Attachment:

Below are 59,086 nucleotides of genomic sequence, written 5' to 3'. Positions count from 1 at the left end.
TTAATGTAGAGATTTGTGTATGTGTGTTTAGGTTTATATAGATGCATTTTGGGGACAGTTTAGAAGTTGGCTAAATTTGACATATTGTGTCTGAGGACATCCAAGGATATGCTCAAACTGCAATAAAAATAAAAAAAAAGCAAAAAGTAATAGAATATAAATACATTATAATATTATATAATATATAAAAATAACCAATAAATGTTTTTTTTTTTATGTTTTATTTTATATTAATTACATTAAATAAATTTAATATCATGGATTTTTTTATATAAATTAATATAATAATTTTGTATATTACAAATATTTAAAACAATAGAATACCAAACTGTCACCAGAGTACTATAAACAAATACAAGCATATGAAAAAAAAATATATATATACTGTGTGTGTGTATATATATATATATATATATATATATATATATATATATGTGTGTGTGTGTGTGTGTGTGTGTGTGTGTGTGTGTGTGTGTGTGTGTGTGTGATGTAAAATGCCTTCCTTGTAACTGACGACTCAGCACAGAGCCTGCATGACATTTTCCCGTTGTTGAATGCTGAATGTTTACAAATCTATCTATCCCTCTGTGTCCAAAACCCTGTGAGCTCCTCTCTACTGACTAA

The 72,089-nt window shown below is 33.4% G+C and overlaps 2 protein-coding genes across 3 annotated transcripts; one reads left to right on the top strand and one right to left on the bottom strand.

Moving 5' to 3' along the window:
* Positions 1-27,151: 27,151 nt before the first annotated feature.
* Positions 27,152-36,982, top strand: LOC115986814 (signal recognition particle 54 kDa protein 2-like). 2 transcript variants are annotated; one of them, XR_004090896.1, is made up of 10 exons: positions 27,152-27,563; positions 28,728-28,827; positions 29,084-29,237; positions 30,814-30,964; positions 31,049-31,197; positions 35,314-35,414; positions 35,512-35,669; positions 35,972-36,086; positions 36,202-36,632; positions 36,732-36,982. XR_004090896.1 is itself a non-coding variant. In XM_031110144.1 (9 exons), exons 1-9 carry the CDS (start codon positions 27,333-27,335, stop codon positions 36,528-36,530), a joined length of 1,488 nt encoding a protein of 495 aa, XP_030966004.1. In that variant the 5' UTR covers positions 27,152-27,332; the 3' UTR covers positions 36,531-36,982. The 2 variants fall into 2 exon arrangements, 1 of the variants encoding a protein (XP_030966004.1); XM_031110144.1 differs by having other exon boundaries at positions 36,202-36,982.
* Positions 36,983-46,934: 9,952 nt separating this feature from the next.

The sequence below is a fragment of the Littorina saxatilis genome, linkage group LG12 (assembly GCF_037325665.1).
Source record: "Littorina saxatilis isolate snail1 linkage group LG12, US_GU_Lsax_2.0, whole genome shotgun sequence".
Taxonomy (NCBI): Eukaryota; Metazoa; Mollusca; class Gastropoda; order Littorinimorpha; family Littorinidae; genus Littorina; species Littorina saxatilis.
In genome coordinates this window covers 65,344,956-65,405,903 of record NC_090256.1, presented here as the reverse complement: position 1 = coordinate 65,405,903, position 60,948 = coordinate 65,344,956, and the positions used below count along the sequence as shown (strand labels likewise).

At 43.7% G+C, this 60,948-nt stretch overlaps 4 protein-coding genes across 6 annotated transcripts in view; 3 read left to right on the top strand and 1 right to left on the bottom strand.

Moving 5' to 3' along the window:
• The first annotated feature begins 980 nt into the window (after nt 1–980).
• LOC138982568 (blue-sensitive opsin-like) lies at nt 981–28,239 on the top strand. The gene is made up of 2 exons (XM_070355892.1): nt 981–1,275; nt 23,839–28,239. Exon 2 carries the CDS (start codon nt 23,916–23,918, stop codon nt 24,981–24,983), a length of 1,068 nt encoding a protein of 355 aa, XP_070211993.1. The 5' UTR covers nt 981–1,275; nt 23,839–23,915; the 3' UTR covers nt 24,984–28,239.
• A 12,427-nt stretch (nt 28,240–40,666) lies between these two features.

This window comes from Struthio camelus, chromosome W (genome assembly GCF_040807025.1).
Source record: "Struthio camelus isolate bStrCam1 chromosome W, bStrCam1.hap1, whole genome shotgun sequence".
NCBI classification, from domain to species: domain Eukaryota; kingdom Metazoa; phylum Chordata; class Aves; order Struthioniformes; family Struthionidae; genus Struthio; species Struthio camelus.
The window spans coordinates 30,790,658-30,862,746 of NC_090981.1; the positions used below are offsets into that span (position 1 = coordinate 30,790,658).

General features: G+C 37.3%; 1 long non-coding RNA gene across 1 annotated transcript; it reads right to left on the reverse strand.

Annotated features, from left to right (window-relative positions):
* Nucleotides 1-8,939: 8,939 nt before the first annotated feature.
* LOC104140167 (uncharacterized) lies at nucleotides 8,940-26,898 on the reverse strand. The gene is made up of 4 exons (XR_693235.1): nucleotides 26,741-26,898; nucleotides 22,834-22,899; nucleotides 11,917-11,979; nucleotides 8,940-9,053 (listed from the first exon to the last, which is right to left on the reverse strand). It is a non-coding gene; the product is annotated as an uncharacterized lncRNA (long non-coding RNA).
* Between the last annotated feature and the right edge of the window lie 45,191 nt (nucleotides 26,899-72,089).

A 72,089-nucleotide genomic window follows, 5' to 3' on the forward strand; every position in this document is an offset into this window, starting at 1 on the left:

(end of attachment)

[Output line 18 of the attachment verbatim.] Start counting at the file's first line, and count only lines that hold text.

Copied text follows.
Source record: "Struthio camelus isolate bStrCam1 chromosome W, bStrCam1.hap1, whole genome shotgun sequence".